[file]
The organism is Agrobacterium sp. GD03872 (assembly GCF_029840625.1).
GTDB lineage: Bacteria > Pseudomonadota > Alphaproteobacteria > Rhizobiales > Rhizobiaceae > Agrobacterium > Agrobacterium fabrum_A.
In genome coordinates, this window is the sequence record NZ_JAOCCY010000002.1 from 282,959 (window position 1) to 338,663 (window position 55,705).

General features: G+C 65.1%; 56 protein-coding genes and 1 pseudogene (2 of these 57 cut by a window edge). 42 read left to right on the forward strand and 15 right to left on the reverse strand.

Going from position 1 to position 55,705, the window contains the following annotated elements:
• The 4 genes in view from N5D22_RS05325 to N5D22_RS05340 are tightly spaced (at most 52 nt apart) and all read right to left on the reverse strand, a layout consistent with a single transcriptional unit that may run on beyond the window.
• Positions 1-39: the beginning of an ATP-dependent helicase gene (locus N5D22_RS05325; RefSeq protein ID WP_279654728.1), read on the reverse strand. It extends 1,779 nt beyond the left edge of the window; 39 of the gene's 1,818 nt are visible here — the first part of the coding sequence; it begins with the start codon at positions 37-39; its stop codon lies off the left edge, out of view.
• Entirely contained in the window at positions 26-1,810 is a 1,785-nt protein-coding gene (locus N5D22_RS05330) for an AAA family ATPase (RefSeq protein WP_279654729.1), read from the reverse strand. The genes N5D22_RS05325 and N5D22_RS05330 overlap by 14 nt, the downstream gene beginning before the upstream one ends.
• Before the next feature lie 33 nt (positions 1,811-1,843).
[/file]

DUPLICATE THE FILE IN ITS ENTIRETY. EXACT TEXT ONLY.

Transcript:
The organism is Agrobacterium sp. GD03872 (assembly GCF_029840625.1).
GTDB lineage: Bacteria > Pseudomonadota > Alphaproteobacteria > Rhizobiales > Rhizobiaceae > Agrobacterium > Agrobacterium fabrum_A.
In genome coordinates, this window is the sequence record NZ_JAOCCY010000002.1 from 282,959 (window position 1) to 338,663 (window position 55,705).

General features: G+C 65.1%; 56 protein-coding genes and 1 pseudogene (2 of these 57 cut by a window edge). 42 read left to right on the forward strand and 15 right to left on the reverse strand.

Going from position 1 to position 55,705, the window contains the following annotated elements:
• The 4 genes in view from N5D22_RS05325 to N5D22_RS05340 are tightly spaced (at most 52 nt apart) and all read right to left on the reverse strand, a layout consistent with a single transcriptional unit that may run on beyond the window.
• Positions 1-39: the beginning of an ATP-dependent helicase gene (locus N5D22_RS05325; RefSeq protein ID WP_279654728.1), read on the reverse strand. It extends 1,779 nt beyond the left edge of the window; 39 of the gene's 1,818 nt are visible here — the first part of the coding sequence; it begins with the start codon at positions 37-39; its stop codon lies off the left edge, out of view.
• Entirely contained in the window at positions 26-1,810 is a 1,785-nt protein-coding gene (locus N5D22_RS05330) for an AAA family ATPase (RefSeq protein WP_279654729.1), read from the reverse strand. The genes N5D22_RS05325 and N5D22_RS05330 overlap by 14 nt, the downstream gene beginning before the upstream one ends.
• Before the next feature lie 33 nt (positions 1,811-1,843).